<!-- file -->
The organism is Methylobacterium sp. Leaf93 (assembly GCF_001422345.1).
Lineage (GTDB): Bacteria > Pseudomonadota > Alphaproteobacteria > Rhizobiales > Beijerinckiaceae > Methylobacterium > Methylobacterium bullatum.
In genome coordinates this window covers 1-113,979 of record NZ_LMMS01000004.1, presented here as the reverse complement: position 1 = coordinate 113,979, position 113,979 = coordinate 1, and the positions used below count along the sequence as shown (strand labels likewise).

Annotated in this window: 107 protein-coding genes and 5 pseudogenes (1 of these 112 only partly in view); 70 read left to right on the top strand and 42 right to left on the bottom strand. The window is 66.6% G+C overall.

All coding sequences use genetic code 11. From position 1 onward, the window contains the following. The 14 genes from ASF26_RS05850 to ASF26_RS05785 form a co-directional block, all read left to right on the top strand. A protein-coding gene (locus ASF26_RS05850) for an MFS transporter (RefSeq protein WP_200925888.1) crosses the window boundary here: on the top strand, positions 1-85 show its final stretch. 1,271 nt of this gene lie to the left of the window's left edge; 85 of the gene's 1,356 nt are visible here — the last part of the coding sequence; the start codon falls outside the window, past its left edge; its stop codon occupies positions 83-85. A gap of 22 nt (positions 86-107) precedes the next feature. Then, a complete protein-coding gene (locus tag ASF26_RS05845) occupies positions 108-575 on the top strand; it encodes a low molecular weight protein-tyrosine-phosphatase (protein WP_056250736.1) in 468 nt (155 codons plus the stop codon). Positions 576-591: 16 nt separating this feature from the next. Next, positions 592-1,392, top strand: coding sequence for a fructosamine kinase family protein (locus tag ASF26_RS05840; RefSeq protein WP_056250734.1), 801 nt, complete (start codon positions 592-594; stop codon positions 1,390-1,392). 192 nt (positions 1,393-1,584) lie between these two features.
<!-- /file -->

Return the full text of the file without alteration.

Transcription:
The organism is Methylobacterium sp. Leaf93 (assembly GCF_001422345.1).
Lineage (GTDB): Bacteria > Pseudomonadota > Alphaproteobacteria > Rhizobiales > Beijerinckiaceae > Methylobacterium > Methylobacterium bullatum.
In genome coordinates this window covers 1-113,979 of record NZ_LMMS01000004.1, presented here as the reverse complement: position 1 = coordinate 113,979, position 113,979 = coordinate 1, and the positions used below count along the sequence as shown (strand labels likewise).

Annotated in this window: 107 protein-coding genes and 5 pseudogenes (1 of these 112 only partly in view); 70 read left to right on the top strand and 42 right to left on the bottom strand. The window is 66.6% G+C overall.

All coding sequences use genetic code 11. From position 1 onward, the window contains the following. The 14 genes from ASF26_RS05850 to ASF26_RS05785 form a co-directional block, all read left to right on the top strand. A protein-coding gene (locus ASF26_RS05850) for an MFS transporter (RefSeq protein WP_200925888.1) crosses the window boundary here: on the top strand, positions 1-85 show its final stretch. 1,271 nt of this gene lie to the left of the window's left edge; 85 of the gene's 1,356 nt are visible here — the last part of the coding sequence; the start codon falls outside the window, past its left edge; its stop codon occupies positions 83-85. A gap of 22 nt (positions 86-107) precedes the next feature. Then, a complete protein-coding gene (locus tag ASF26_RS05845) occupies positions 108-575 on the top strand; it encodes a low molecular weight protein-tyrosine-phosphatase (protein WP_056250736.1) in 468 nt (155 codons plus the stop codon). Positions 576-591: 16 nt separating this feature from the next. Next, positions 592-1,392, top strand: coding sequence for a fructosamine kinase family protein (locus tag ASF26_RS05840; RefSeq protein WP_056250734.1), 801 nt, complete (start codon positions 592-594; stop codon positions 1,390-1,392). 192 nt (positions 1,393-1,584) lie between these two features.